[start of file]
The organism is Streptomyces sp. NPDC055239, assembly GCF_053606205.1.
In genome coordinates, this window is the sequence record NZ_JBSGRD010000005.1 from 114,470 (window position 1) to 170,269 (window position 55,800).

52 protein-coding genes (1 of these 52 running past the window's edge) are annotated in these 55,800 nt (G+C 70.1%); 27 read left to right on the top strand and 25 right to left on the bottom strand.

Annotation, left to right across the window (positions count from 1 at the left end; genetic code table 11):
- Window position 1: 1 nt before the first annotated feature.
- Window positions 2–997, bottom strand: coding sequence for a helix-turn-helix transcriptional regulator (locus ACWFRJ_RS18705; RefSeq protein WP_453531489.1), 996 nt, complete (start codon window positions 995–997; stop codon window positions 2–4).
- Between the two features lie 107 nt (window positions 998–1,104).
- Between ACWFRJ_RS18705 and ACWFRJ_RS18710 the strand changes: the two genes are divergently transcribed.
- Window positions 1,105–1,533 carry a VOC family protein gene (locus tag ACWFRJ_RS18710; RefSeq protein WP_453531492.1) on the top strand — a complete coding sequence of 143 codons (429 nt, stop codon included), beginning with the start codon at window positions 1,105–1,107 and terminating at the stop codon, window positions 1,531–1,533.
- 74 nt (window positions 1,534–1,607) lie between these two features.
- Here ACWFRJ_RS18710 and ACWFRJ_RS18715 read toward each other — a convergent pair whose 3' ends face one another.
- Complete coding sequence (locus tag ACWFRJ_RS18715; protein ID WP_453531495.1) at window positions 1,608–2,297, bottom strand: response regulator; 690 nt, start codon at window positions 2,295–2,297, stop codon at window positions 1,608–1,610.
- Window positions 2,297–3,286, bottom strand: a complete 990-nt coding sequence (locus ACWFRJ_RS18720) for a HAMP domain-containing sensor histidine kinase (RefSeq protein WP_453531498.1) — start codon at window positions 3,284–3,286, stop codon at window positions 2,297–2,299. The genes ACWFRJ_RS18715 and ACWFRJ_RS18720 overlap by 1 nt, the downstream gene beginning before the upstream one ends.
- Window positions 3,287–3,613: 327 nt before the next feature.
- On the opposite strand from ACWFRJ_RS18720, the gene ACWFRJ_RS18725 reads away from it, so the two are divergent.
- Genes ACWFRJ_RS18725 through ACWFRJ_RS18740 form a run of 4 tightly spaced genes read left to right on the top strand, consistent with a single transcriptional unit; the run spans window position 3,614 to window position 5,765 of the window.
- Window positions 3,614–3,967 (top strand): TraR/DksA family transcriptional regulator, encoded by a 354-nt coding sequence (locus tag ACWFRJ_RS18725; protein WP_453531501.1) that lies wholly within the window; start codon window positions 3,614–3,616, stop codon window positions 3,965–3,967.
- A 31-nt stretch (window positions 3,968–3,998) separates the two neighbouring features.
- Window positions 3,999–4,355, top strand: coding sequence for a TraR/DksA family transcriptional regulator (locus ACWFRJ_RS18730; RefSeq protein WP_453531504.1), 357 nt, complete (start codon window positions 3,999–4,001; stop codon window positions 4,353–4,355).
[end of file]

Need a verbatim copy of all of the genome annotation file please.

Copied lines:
The organism is Streptomyces sp. NPDC055239, assembly GCF_053606205.1.
In genome coordinates, this window is the sequence record NZ_JBSGRD010000005.1 from 114,470 (window position 1) to 170,269 (window position 55,800).

52 protein-coding genes (1 of these 52 running past the window's edge) are annotated in these 55,800 nt (G+C 70.1%); 27 read left to right on the top strand and 25 right to left on the bottom strand.

Annotation, left to right across the window (positions count from 1 at the left end; genetic code table 11):
- Window position 1: 1 nt before the first annotated feature.
- Window positions 2–997, bottom strand: coding sequence for a helix-turn-helix transcriptional regulator (locus ACWFRJ_RS18705; RefSeq protein WP_453531489.1), 996 nt, complete (start codon window positions 995–997; stop codon window positions 2–4).
- Between the two features lie 107 nt (window positions 998–1,104).
- Between ACWFRJ_RS18705 and ACWFRJ_RS18710 the strand changes: the two genes are divergently transcribed.
- Window positions 1,105–1,533 carry a VOC family protein gene (locus tag ACWFRJ_RS18710; RefSeq protein WP_453531492.1) on the top strand — a complete coding sequence of 143 codons (429 nt, stop codon included), beginning with the start codon at window positions 1,105–1,107 and terminating at the stop codon, window positions 1,531–1,533.
- 74 nt (window positions 1,534–1,607) lie between these two features.
- Here ACWFRJ_RS18710 and ACWFRJ_RS18715 read toward each other — a convergent pair whose 3' ends face one another.
- Complete coding sequence (locus tag ACWFRJ_RS18715; protein ID WP_453531495.1) at window positions 1,608–2,297, bottom strand: response regulator; 690 nt, start codon at window positions 2,295–2,297, stop codon at window positions 1,608–1,610.
- Window positions 2,297–3,286, bottom strand: a complete 990-nt coding sequence (locus ACWFRJ_RS18720) for a HAMP domain-containing sensor histidine kinase (RefSeq protein WP_453531498.1) — start codon at window positions 3,284–3,286, stop codon at window positions 2,297–2,299. The genes ACWFRJ_RS18715 and ACWFRJ_RS18720 overlap by 1 nt, the downstream gene beginning before the upstream one ends.
- Window positions 3,287–3,613: 327 nt before the next feature.
- On the opposite strand from ACWFRJ_RS18720, the gene ACWFRJ_RS18725 reads away from it, so the two are divergent.
- Genes ACWFRJ_RS18725 through ACWFRJ_RS18740 form a run of 4 tightly spaced genes read left to right on the top strand, consistent with a single transcriptional unit; the run spans window position 3,614 to window position 5,765 of the window.
- Window positions 3,614–3,967 (top strand): TraR/DksA family transcriptional regulator, encoded by a 354-nt coding sequence (locus tag ACWFRJ_RS18725; protein WP_453531501.1) that lies wholly within the window; start codon window positions 3,614–3,616, stop codon window positions 3,965–3,967.
- A 31-nt stretch (window positions 3,968–3,998) separates the two neighbouring features.
- Window positions 3,999–4,355, top strand: coding sequence for a TraR/DksA family transcriptional regulator (locus ACWFRJ_RS18730; RefSeq protein WP_453531504.1), 357 nt, complete (start codon window positions 3,999–4,001; stop codon window positions 4,353–4,355).